Jaime Rebanal’s review published on Letterboxd:
Judas and the Black Messiah already tells you everything you need to know about it from its title: it's a fitting metaphor to describe what Bill O'Neal had felt like as he took part in the activities of the Black Panther Party and got closer to Fred Hampton in the process. And for every moment you're seeing Daniel Kaluuya as Fred Hampton, he's really giving Judas and the Black Messiah everything that he can - and above all, it never feels like it's sanitizing exactly what it was that Hampton had stood for all his undeservedly short life.
But there's also something that seems missing from this film for me, and it lies within how I'm not entirely sure it's told from the right point of view. With Hampton obviously being the film's point of interest, it seems to stall a bit more whenever you're reminded that it's narrated by Bill O'Neal; who's not nearly as powerful a force as Hampton's story is. That's not to say LaKeith Stanfield is bad, though I can't help but feel it just didn't feel like it was in the right spots as it centered around him.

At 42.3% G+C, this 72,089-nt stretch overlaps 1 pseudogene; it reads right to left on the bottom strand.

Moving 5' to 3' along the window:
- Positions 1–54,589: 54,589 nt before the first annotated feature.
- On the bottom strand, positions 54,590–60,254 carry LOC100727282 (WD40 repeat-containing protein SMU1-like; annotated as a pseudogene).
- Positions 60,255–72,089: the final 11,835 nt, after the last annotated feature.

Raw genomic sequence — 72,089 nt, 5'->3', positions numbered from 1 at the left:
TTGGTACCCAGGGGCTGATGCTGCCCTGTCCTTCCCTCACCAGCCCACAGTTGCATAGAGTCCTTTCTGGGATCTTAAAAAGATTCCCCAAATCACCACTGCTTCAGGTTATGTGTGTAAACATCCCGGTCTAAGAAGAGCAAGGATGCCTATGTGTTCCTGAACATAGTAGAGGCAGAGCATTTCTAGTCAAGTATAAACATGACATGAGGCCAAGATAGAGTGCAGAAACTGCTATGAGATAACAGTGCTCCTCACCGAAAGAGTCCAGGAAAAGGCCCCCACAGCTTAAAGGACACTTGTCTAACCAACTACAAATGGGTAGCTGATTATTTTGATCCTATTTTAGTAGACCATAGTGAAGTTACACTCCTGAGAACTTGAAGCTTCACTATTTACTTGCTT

I still think that this film deserves a watch as it stands right now, but there's a certain point of view that just feels missing from it - and unfortunately, keeps me from loving it as much as I want to.